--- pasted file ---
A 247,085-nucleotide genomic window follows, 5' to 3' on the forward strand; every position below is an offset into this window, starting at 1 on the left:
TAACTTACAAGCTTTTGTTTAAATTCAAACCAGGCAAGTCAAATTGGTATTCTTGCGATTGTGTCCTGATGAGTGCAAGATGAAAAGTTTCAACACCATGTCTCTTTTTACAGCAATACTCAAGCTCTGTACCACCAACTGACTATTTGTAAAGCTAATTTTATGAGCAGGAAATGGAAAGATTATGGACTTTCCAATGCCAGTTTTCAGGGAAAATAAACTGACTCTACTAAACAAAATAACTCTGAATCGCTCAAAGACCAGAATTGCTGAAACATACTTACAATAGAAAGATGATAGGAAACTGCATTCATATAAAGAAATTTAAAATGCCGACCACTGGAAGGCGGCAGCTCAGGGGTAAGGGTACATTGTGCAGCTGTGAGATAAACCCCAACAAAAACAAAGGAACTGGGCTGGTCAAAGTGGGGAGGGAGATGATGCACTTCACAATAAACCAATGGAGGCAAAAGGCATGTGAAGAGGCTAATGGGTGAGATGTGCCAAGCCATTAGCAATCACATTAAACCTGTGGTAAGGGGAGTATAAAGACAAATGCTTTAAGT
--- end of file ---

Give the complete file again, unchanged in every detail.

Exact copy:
A 247,085-nucleotide genomic window follows, 5' to 3' on the forward strand; every position below is an offset into this window, starting at 1 on the left:
TAACTTACAAGCTTTTGTTTAAATTCAAACCAGGCAAGTCAAATTGGTATTCTTGCGATTGTGTCCTGATGAGTGCAAGATGAAAAGTTTCAACACCATGTCTCTTTTTACAGCAATACTCAAGCTCTGTACCACCAACTGACTATTTGTAAAGCTAATTTTATGAGCAGGAAATGGAAAGATTATGGACTTTCCAATGCCAGTTTTCAGGGAAAATAAACTGACTCTACTAAACAAAATAACTCTGAATCGCTCAAAGACCAGAATTGCTGAAACATACTTACAATAGAAAGATGATAGGAAACTGCATTCATATAAAGAAATTTAAAATGCCGACCACTGGAAGGCGGCAGCTCAGGGGTAAGGGTACATTGTGCAGCTGTGAGATAAACCCCAACAAAAACAAAGGAACTGGGCTGGTCAAAGTGGGGAGGGAGATGATGCACTTCACAATAAACCAATGGAGGCAAAAGGCATGTGAAGAGGCTAATGGGTGAGATGTGCCAAGCCATTAGCAATCACATTAAACCTGTGGTAAGGGGAGTATAAAGACAAATGCTTTAAGT